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JacobW

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  1. That just because consciousness does necessarily depend on reality, that fact itself is no reason to suppose consciousness exists. And if it is part of the identity of consciousness that it depends on reality, then we could only know that consciousness exists by observing that dependence--which is impossible.
  2. Now, I may have hideously misunderstood the Objectivist argument for the primacy of existence, in which case I'd appreciate it if someone corrected me; but my basic understanding is that it attempts to show, a priori, that any form of consciousness is entirely dependent on the nature of the external world (and not the other way round), using analysis of the concept of consciousness. Would I be correct in saying that Objectivism holds that the PoE is analytically true--that the dependence of consciousness on reality is contained within the concept of consciousness? I'm not denying that this is true, but if that is the nature of the argument, then how can we know that it applies to the real world without saying that the nature of our concepts determine the nature of reality? (Which would, of course, presuppose primacy of existence to be false). We from conceptual analysis that anything that conforms to the concept of consciousness is dependent upon reality. But in order to know that anything in the world conforms to the concept of consciousness, we would surely have to empirically check it against every characteristic of consciousness--including its dependence on reality--which is impossible and renders the entire process pointless. (To illustrate, you wouldn't claim to know that someone is a bachelor just because you empirically observed that they are unmarried--you would also have to observe that they were a man.) So if conceptual analysis can tell us nothing about the real world without empirical checks, surely we cannot use it to establish the primacy of existence, since it is impossible to check? Or have I gone wrong somewhere?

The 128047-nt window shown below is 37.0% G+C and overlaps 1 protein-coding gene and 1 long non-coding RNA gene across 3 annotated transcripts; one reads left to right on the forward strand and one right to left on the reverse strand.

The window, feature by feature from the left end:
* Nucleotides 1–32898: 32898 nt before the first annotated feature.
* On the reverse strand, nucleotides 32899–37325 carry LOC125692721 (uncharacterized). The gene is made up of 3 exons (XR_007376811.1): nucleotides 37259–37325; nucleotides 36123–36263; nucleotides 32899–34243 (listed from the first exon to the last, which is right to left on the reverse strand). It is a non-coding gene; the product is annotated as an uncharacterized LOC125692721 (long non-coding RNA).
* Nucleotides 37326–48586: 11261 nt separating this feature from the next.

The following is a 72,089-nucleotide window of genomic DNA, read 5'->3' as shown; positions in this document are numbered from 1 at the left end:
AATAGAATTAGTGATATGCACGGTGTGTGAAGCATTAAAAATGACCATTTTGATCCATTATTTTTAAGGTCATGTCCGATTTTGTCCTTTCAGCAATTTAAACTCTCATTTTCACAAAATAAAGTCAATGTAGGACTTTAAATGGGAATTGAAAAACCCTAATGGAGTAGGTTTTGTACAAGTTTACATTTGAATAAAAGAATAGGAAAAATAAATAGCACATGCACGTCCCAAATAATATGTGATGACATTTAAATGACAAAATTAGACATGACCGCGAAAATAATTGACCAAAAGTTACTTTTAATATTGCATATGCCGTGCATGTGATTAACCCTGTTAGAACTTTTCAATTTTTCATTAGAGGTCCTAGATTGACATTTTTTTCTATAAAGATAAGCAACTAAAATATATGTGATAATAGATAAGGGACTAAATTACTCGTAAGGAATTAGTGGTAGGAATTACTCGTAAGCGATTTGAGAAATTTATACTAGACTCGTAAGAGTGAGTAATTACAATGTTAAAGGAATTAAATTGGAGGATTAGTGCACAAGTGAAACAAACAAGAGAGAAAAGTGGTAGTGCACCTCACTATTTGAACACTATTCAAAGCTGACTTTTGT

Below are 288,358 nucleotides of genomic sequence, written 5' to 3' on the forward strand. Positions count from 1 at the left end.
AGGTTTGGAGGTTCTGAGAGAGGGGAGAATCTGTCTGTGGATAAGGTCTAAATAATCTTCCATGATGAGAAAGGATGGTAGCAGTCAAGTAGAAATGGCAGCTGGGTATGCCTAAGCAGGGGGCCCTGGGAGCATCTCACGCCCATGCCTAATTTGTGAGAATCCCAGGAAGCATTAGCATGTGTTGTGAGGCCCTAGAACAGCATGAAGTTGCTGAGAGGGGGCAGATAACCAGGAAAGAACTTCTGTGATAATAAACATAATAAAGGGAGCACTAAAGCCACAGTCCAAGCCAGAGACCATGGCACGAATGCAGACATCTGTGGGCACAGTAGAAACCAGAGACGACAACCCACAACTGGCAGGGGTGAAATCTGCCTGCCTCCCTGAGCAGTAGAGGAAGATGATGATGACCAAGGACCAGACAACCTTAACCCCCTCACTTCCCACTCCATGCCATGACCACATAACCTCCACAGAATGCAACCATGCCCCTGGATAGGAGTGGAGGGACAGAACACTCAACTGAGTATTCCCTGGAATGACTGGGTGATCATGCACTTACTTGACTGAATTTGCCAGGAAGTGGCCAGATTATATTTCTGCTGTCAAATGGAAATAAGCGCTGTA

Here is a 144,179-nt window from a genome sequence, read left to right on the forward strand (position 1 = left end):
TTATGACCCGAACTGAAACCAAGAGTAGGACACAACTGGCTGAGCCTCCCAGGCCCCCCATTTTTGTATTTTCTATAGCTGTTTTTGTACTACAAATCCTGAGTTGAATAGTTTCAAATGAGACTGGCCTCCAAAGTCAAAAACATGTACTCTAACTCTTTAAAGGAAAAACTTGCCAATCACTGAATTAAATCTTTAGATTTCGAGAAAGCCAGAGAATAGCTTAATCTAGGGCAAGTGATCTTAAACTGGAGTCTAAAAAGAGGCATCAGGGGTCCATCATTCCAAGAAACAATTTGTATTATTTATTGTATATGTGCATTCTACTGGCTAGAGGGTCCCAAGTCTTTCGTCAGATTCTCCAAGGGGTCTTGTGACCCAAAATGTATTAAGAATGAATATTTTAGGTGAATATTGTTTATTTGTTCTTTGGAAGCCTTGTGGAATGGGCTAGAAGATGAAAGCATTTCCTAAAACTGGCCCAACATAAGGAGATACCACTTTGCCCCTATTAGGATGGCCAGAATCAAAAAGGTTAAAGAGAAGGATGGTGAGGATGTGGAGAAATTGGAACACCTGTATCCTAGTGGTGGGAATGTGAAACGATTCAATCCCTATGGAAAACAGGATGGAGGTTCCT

3. Thanks for your responses. I think that my confusion arose from failing to distinguish consciousness from awareness and that this lead to assuming emotion could exist independently of consciousness, but I see where I went wrong. So, I would be right in saying that emotion has to be percieved to be known and so depends on consciousness, and so consciousness can only become conscious by percieving external phenomena?
  4. I have recently been looking into Objectivism (along with other philosophies), having recently realised that all of my beliefs untill then were based on unverified assumptions. I understand and accept the argument that one cannot be conscious of nothing or of one's own thoughts, which depend on consciousness, but I don't see how this necessarily invalidates the claim that one can be conscious of one's own emotions or feelings, since emotion is not dependent on consciousness (I mean that it is a feeling, which one is aware of, not awareness itself). How would an Objectivist respond to that? And if it is true, wouldn't it mean that the external world need not necessarily exist as one can be conscious purely of the contents of one's own mind? Thanks to anyone who can answer this.
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